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  • What to expect from the UK’s new health secretary
    Taking over as health secretary during a pandemic was never going to be a walk in the park, but the public health crisis is only one among several daunting tasks awaiting Sajid Javid in his new post. Javid was announced as the U.K.’s new health secretary on Saturday, after his predecessor Matt Hancock quit when a video of him kissing an aide and breaching coronavirus restrictions in the process emerged. The former banker is no stranger to taking on big jobs, having previously served in a host of major Cabinet roles including home secretary and, most recently, a short stint as chancellor. But there is enough awaiting the new health secretary in his in-tray to strike fear into the heart of even the most seasoned political operative.
  • This is what the high street of the future will look like
    John Timpson knows a thing or two about the high street. The chairman of the UK shoe-repair chain that bears his family name was, after all, entrusted to lead a 2018 government review into what the future UK high street would look like. Though at one time he envisaged a future where the number of shops in British town centres would have halved, he could never have imagined how quickly that revolution would come. The impact of the pandemic on our towns and cities has, he says, been seismic: “What we have seen is ten years of change on the high street all in one go, but it’s been all the negatives, without any positives,” he explains.
  • Adopting a risk-based approach to government security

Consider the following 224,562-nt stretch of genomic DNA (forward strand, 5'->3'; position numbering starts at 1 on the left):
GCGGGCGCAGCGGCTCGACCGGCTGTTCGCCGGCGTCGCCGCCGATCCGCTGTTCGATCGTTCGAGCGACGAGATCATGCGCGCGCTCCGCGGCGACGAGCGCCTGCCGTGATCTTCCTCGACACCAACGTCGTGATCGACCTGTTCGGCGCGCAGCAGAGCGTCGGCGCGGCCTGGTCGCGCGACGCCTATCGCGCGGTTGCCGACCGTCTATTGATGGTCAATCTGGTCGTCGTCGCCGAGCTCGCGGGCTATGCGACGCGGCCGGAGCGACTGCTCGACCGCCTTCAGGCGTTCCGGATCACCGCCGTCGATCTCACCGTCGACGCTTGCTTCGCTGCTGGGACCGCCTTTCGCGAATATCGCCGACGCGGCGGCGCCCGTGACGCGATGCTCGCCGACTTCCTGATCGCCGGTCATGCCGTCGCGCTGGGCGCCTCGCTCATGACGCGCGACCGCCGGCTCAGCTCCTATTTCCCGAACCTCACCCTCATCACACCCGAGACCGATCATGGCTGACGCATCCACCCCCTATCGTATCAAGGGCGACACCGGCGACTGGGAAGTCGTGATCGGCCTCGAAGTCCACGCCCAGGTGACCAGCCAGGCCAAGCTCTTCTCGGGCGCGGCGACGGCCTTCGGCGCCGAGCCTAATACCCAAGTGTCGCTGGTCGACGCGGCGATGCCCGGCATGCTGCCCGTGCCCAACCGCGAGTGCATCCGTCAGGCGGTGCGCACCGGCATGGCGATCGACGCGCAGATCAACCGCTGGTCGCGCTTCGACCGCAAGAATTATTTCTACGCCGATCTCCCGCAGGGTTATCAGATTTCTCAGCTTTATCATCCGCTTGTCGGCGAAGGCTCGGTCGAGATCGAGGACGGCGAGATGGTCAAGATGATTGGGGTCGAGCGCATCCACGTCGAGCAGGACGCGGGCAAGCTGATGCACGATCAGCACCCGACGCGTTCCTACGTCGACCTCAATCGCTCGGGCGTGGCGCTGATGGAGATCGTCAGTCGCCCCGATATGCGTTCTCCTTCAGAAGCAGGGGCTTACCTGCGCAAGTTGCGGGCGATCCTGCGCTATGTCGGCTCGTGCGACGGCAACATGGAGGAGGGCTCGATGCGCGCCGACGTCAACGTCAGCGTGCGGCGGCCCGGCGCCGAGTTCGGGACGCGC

The SolarWinds hack of the software supply chain, as well as the recent ransomware attack against Colonial Pipeline, the critical energy infrastructure company, has elevated the importance of governments adopting a risk-based approach to cybersecurity. Not long after disclosing the SolarWinds attack, the United States Cybersecurity and Infrastructure Security Agency (CISA) announced its Systemic Cyber Risk Reduction Venture. This is an effort to develop actionable metrics and quantify cybersecurity risk across the US’s critical infrastructure sectors, focusing on the relationship between threat, vulnerability, and consequence. Shortly after this, the UK’s National Cyber Security Centre (NCSC) provided advice and guidance to security teams and IT companies on what actions they should take to minimize the impact on them and their customers. Using tools such as the Cyber Information Sharing Programme (CiSP), they shared technical information on assessing if an organization was at risk and what actions they should take if they were. The industry and government initiative allowed UK organizations to share cyber threat information in a secure and confidential environment, providing organizations the ability to detect early warning of cyber threats and access to free network monitoring reports tailored to organizations’ requirements.